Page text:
HUNDREDS of EU nationals living in West Dunbartonshire are “in limbo” over whether they can stay in the country, according to new figures.

The latest statistics for the UK’s EU settlement scheme shows 940 people have applied for permanent residency in the area and 610 have been given settled status.

But hundreds of others have been classed as “pre-settled”, meaning they have to reapply within five years or be forced to leave the UK.

The figures show a total of 320 EU nationals left in limbo of pending applications or pre-settled. In Glasgow, 29,130 people have applied for settled status, with 14,890 left in limbo.

In response, Martin Docherty-Hughes, Clydebank’s MP, said: “These figures offer a very alarming picture for those waiting to hear from the Home Office and combined with the UK Government’s Immigration Bill which will end freedom of movement, highlights the true nature of the UK Government’s attitude to the tens of thousands of EU and Foreign nationals who have made Scotland their home.

“EU and foreign nationals have contributed greatly during this crisis with many working in the NHS risking their own health to protect our own.

Read more: Union calls for PPE and regular testing of staff in Clydebank schools

“The rank hypocrisy of those in the UK Government is galling when every Thursday they applaud all key workers in our country but when given the opportunity to act they fail to give them the support that they deserve.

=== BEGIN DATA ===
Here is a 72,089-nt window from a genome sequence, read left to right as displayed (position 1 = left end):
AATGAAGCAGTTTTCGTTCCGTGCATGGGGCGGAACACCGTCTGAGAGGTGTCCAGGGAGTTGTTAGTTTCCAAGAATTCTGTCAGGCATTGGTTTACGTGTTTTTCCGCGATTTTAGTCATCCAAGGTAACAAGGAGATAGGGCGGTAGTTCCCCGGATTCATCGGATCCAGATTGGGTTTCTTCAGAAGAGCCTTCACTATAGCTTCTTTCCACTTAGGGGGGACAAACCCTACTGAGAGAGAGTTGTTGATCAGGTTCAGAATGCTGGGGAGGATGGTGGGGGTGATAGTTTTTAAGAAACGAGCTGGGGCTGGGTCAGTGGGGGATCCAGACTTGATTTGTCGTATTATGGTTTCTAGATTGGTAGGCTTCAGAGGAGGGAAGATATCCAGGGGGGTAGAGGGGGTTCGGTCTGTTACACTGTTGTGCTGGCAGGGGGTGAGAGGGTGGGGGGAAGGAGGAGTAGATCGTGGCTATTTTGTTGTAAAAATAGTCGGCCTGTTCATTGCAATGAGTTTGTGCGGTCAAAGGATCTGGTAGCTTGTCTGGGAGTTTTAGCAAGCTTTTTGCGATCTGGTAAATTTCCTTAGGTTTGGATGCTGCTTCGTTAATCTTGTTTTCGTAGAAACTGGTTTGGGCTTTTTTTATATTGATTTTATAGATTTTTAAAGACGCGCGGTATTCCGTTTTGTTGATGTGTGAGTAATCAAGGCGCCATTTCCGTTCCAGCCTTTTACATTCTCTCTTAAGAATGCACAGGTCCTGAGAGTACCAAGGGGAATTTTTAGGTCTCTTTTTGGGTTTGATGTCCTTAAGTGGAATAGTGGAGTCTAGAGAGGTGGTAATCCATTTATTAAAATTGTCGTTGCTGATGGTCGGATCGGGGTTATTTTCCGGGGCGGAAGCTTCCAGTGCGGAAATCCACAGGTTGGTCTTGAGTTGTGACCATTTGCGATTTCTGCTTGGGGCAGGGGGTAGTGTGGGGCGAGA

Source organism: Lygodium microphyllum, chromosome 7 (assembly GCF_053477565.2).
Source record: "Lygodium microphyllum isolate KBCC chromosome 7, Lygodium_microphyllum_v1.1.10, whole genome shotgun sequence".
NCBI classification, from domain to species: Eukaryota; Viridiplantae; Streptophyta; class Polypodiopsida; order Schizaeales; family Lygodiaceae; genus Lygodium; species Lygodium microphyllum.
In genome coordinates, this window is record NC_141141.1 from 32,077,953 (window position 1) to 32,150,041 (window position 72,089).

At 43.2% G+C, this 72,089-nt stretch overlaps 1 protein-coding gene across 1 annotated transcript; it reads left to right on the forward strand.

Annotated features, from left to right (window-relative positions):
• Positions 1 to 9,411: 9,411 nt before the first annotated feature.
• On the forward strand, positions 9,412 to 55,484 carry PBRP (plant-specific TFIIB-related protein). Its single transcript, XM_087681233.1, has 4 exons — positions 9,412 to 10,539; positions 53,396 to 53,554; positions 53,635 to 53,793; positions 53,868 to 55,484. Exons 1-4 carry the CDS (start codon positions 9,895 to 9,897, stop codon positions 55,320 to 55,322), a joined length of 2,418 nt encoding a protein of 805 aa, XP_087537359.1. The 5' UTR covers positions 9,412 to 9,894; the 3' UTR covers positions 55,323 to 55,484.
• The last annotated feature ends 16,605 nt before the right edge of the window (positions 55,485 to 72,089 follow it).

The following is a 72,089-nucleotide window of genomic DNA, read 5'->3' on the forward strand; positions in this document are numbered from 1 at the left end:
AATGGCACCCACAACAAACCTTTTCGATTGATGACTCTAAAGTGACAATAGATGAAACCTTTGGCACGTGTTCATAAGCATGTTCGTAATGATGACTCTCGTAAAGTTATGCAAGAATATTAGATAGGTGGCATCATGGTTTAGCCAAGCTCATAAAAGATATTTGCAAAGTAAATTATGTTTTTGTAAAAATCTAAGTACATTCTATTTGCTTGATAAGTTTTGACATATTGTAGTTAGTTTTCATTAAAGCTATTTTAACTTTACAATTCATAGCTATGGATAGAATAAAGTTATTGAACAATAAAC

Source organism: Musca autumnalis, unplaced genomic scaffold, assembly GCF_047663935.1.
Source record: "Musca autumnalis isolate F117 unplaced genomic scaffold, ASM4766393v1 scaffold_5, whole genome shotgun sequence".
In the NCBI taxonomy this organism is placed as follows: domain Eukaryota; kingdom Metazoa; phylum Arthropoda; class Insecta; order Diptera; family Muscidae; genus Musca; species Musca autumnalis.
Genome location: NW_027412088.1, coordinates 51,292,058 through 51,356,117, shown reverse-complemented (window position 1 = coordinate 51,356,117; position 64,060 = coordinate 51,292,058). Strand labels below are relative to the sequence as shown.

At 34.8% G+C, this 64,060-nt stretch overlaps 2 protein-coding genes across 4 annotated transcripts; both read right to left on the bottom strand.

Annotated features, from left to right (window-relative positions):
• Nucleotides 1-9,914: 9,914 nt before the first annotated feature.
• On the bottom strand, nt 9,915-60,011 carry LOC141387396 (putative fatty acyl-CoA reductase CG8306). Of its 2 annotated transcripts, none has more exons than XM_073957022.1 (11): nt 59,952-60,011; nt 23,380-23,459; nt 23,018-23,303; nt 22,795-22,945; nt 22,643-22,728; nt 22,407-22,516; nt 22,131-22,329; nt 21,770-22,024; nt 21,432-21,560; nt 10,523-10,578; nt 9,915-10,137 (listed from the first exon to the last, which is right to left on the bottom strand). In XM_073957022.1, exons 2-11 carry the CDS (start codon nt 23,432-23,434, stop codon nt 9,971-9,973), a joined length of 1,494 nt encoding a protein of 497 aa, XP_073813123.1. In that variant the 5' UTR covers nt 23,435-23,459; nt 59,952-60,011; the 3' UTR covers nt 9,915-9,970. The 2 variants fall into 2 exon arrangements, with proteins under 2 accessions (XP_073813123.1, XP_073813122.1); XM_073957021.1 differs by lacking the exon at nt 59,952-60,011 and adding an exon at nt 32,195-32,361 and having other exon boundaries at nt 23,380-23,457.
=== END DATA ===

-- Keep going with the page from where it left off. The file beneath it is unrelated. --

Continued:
“I can only imagine the stress and anxiety that these individuals are going through in their wait to find if they are able to remain in their new home and I will do what I can to get this process expedited.”

Scottish Liberal Democrats called for EU citizens to be given automatic right to stay, particularly given their contribution to the NHS and care sector during the pandemic crisis.

They pointed out that across Scotland, more than 73,000 EU nationals in Scotland have not been granted settled status to stay.

But the Home Office said they were grateful for the contribution to the NHS during the pandemic and that’s why they granted a one-year visa extension for qualifying workers.

A Home Office spokesman said: “We are pleased that there have been more than 3.5 million applications to the EU Settlement Scheme with over a year left to apply.

“Nobody has been granted pre-settled status without first being offered the opportunity to submit evidence that they are eligible for settled status – and both mean they have secured their rights in UK law.”